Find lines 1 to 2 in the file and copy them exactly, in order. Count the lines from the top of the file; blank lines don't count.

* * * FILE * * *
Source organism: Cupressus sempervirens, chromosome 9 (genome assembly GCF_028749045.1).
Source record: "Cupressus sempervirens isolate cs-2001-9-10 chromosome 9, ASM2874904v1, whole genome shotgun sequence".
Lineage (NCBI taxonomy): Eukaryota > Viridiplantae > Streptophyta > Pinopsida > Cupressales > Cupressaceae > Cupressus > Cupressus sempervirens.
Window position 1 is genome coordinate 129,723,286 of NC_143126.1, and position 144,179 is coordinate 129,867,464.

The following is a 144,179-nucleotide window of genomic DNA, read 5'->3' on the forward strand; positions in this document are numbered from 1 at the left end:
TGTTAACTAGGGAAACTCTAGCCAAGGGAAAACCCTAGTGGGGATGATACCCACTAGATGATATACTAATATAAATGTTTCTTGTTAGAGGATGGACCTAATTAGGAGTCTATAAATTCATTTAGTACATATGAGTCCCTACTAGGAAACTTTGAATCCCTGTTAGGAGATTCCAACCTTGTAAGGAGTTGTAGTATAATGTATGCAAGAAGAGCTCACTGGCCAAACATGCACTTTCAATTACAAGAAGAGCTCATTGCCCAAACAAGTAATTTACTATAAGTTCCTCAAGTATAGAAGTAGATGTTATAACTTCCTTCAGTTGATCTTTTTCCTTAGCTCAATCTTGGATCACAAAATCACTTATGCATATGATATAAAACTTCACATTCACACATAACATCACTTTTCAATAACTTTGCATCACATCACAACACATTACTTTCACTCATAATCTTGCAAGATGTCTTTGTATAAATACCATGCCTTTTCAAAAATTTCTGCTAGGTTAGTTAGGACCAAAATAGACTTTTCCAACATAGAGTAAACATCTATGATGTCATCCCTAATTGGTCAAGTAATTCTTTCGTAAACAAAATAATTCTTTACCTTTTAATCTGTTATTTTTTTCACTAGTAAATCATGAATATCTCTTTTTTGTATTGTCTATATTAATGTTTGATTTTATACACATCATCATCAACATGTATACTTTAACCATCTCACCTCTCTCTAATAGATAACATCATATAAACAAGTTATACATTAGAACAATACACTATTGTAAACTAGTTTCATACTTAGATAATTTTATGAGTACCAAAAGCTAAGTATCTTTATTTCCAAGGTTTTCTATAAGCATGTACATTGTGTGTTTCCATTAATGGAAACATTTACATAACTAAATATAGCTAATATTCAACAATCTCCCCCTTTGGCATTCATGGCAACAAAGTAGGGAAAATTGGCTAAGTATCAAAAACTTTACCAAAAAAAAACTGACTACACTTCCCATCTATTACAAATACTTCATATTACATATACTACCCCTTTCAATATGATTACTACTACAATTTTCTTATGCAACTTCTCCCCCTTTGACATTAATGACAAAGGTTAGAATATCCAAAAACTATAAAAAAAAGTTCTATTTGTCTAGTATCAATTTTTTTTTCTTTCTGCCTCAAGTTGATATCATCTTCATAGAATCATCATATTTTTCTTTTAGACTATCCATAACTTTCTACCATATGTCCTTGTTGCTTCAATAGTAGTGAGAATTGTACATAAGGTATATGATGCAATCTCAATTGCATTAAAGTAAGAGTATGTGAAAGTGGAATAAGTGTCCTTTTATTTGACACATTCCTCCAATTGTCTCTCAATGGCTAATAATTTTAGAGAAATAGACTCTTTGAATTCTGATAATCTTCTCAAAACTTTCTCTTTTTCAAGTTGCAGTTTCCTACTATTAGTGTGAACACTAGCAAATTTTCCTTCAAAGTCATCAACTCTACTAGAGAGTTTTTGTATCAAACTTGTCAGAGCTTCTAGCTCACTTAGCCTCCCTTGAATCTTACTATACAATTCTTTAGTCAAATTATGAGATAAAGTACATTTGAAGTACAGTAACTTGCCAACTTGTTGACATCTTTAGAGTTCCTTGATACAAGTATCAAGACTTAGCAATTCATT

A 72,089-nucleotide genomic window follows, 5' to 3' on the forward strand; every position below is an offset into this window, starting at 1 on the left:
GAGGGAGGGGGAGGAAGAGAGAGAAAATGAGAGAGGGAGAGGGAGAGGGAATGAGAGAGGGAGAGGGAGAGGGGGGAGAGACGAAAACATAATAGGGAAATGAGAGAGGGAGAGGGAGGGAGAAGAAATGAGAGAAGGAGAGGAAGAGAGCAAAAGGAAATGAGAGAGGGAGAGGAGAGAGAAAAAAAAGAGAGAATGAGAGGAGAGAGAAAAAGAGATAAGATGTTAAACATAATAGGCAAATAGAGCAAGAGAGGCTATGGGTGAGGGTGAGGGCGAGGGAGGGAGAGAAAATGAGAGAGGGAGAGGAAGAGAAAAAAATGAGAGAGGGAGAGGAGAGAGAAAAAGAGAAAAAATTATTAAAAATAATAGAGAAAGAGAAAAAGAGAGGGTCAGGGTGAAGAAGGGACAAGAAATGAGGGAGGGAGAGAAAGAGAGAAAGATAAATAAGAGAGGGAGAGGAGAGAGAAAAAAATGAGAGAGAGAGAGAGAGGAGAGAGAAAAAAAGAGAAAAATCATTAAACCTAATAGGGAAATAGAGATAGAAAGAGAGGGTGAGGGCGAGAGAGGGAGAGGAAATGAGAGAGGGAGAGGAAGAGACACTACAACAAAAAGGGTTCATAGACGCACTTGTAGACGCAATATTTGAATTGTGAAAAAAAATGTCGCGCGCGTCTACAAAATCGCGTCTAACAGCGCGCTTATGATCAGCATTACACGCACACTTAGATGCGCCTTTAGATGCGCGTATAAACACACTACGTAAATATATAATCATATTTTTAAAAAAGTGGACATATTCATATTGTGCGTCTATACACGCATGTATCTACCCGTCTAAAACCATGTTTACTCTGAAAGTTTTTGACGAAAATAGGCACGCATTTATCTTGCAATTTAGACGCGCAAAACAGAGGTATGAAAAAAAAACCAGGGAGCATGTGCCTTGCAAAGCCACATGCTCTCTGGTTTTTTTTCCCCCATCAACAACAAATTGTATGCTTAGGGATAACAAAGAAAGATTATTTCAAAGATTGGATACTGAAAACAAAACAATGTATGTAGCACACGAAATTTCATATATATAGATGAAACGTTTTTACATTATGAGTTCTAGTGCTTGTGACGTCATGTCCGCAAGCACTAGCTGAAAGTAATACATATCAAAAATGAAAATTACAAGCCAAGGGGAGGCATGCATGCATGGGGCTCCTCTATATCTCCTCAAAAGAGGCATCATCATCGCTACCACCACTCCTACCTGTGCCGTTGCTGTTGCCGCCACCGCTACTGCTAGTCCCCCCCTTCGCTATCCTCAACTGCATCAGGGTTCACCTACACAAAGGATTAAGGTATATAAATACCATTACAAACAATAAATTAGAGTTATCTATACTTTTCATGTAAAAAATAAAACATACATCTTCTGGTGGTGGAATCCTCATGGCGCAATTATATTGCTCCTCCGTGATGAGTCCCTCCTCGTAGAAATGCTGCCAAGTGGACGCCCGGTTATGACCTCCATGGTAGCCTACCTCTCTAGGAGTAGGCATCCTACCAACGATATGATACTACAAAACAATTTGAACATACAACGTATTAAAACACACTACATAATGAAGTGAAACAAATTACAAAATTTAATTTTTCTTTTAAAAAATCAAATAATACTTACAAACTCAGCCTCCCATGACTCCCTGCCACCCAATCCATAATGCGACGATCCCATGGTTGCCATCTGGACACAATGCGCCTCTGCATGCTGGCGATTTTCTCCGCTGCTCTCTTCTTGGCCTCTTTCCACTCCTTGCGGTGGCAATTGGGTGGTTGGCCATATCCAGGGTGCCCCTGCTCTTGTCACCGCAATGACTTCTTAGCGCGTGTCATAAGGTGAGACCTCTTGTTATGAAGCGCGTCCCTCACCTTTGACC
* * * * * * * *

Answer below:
Source organism: Cupressus sempervirens, chromosome 9 (genome assembly GCF_028749045.1).
Source record: "Cupressus sempervirens isolate cs-2001-9-10 chromosome 9, ASM2874904v1, whole genome shotgun sequence".